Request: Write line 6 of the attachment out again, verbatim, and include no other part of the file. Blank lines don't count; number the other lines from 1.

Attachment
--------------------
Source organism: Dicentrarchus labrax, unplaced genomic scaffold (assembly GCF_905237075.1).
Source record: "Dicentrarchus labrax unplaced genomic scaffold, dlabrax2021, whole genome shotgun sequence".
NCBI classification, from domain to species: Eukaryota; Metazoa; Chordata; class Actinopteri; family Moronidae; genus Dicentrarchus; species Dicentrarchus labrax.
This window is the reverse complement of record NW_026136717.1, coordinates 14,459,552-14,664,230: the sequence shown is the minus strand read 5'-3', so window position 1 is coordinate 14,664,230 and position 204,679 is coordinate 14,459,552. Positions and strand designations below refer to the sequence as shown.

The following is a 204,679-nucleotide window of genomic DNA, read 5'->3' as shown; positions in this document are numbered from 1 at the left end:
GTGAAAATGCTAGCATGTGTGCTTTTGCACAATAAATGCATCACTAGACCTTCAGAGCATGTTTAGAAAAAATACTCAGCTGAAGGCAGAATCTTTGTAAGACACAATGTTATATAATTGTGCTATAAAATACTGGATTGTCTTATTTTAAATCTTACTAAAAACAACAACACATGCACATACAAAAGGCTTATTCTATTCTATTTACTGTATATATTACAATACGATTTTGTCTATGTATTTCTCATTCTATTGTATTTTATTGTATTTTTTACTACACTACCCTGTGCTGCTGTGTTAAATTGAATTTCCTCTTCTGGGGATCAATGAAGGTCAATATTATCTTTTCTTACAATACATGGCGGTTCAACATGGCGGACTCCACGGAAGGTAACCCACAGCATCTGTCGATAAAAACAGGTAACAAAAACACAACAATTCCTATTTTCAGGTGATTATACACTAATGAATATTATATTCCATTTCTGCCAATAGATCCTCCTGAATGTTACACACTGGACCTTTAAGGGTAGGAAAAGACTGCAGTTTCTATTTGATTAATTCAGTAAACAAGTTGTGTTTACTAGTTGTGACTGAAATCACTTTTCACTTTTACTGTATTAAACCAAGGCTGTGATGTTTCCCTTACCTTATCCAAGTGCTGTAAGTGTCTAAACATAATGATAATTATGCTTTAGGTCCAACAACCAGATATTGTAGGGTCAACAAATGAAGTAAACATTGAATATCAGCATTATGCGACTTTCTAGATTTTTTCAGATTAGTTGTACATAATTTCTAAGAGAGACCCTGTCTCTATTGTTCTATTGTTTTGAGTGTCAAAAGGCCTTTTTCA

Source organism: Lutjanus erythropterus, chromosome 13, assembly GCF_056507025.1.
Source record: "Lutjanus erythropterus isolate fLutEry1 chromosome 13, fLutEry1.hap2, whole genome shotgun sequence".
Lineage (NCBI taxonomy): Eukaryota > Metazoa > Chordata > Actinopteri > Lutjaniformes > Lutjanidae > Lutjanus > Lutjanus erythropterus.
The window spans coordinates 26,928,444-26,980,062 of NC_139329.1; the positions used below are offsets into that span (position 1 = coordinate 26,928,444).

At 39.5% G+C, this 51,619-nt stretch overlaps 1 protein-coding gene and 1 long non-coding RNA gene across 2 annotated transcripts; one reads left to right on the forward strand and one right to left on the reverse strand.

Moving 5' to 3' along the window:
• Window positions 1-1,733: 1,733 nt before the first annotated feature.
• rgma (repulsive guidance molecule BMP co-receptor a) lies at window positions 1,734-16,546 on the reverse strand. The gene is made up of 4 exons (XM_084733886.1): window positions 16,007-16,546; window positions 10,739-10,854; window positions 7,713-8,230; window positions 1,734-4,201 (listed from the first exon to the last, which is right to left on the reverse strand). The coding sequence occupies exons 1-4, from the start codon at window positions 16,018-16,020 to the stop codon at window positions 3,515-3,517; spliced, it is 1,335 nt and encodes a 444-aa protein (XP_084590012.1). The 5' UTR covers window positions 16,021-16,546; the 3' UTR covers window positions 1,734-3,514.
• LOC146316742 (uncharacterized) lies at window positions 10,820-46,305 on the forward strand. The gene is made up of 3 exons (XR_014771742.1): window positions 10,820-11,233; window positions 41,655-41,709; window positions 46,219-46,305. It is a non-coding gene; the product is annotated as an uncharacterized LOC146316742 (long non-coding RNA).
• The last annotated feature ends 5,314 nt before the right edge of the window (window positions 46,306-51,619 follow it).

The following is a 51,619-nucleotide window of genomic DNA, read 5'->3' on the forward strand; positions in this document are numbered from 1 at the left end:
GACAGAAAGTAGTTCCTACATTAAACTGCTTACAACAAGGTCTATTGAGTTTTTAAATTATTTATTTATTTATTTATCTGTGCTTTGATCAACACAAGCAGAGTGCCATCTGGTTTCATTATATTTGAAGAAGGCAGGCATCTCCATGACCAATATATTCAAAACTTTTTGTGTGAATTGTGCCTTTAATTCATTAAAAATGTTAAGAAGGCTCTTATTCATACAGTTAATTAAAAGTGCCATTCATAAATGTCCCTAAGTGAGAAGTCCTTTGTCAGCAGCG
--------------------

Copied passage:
GTGAAAATGCTAGCATGTGTGCTTTTGCACAATAAATGCATCACTAGACCTTCAGAGCATGTTTAGAAAAAATACTCAGCTGAAGGCAGAATCTTTGTAAGACACAATGTTATATAATTGTGCTATAAAATACTGGATTGTCTTATTTTAAATCTTACTAAAAACAACAACACATGCACATACAAAAGGCTTATTCTATTCTATTTACTGTATATATTACAATACGATTTTGTCTATGTATTTCTCATTCTATTGTATTTTATTGTATTTTTTACTACACTACCCTGTGCTGCTGTGTTAAATTGAATTTCCTCTTCTGGGGATCAATGAAGGTCAATATTATCTTTTCTTACAATACATGGCGGTTCAACATGGCGGACTCCACGGAAGGTAACCCACAGCATCTGTCGATAAAAACAGGTAACAAAAACACAACAATTCCTATTTTCAGGTGATTATACACTAATGAATATTATATTCCATTTCTGCCAATAGATCCTCCTGAATGTTACACACTGGACCTTTAAGGGTAGGAAAAGACTGCAGTTTCTATTTGATTAATTCAGTAAACAAGTTGTGTTTACTAGTTGTGACTGAAATCACTTTTCACTTTTACTGTATTAAACCAAGGCTGTGATGTTTCCCTTACCTTATCCAAGTGCTGTAAGTGTCTAAACATAATGATAATTATGCTTTAGGTCCAACAACCAGATATTGTAGGGTCAACAAATGAAGTAAACATTGAATATCAGCATTATGCGACTTTCTAGATTTTTTCAGATTAGTTGTACATAATTTCTAAGAGAGACCCTGTCTCTATTGTTCTATTGTTTTGAGTGTCAAAAGGCCTTTTTCA